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‘Black Lives Matter’ is the Most Important Social Justice Movement of Our Time

Photo by Jada Steward at the Hardell Sherrell Black Lives Matter Protest this fall in St. Paul, MN

Trayvon Martin. Tamir Rice. Alton Sterling. Eric Garner. Michael Brown. Oscar Grant. Sandra Bland. Stephon Clark. Ezell Ford. Freddie Gray. Ramarley Graham. Gregg Gunn. Mario Woods. Khaleel Thompson. Sean Bell. Renisha McBride. Rekia Boyd. Jamar Clark.

Life seems so apocalyptic when I think about all of the black individuals who are killed by police. It is disheartening to say that these are only a few of the names of black individuals who have been murdered by the police across America in just the past few years. It may seem as though this brutalization of black bodies has just begun, but the truth is, now we just have the technology to record it and release it directly to the public. ‘Black Lives Matter’ has become a large step to justice for the black community. It is no secret that black people, specifically black men, have been explicitly targeted for racial bias in America, but most of the world chooses to ignore it. The ‘Black Lives Matter’ movement is forcing America to acknowledge white privilege and institutionalized racism within those whose job description is to “protect and serve” the public.

‘Black Lives Matter’ is an activist group that started up four years ago. According to the ‘Black Lives Matter’ webpage, their mission is to be “committed to struggling together and to imagining and creating a world free of anti-Blackness, where every Black person has the social, economic, and political power to thrive.” This group was “enraged” by Trayvon Martin’s wrongful death. According to Biography.com, Martin was 17 when George Zimmerman shot and killed him after Zimmerman deemed Martin a “suspicious guy.” The Black Lives Matter movement was propelled by this evil death, and the rest is truly history.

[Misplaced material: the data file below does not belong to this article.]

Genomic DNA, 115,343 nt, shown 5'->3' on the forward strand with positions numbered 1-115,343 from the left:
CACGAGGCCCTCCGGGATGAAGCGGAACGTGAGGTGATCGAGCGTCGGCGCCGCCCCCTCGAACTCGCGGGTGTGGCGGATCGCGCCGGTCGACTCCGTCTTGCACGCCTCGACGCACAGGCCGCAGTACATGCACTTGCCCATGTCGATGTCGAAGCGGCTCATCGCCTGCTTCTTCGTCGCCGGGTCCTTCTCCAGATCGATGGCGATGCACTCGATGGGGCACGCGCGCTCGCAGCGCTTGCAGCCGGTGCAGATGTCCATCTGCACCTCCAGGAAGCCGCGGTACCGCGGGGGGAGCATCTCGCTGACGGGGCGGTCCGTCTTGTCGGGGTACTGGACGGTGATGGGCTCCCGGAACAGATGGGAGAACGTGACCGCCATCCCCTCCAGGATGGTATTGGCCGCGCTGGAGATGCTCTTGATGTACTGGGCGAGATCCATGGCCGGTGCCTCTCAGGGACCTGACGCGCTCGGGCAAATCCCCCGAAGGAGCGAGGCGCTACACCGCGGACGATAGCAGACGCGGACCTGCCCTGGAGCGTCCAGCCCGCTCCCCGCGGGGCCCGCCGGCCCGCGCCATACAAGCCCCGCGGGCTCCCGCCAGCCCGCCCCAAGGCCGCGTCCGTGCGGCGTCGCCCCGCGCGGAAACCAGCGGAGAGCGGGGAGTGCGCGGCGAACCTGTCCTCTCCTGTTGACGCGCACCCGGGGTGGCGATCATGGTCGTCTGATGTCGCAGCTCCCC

India Hampton, a Hamline University senior and social justice major, says that the movement has given agency to the community, and way to speak out against the malice directed towards black people.

“It gives a voice in a world where we have no voice,” Hampton said, “It has created a beautiful platform for many movements like it.”

Because of the increasing resistance against the justice system by black people and allies of all different backgrounds, there has been people pushing back against this movement. Most people that have heard of the movement ‘Black Lives Matter’ have also heard of the slogan, ‘All Lives Matter.’ Truthfully, ‘All Lives Matter’ is just rhetoric. It is simply just a counter protest that has no real backing. John Halstead, an author for the Huffington Post says that ALM “distracts” and “diminishes” from the fact that black people are mistreated and killed by the police solely based on the color of their skin. It is not a movement, it has no mission statement, it is merely used to tear down a movement that numerous black civilians take pride in.

“‘All Lives Matter’ is really code for ‘White Lives Matter’,” Halstead writes, “because when white people think about ‘all lives,’ we automatically think about ‘all white lives’.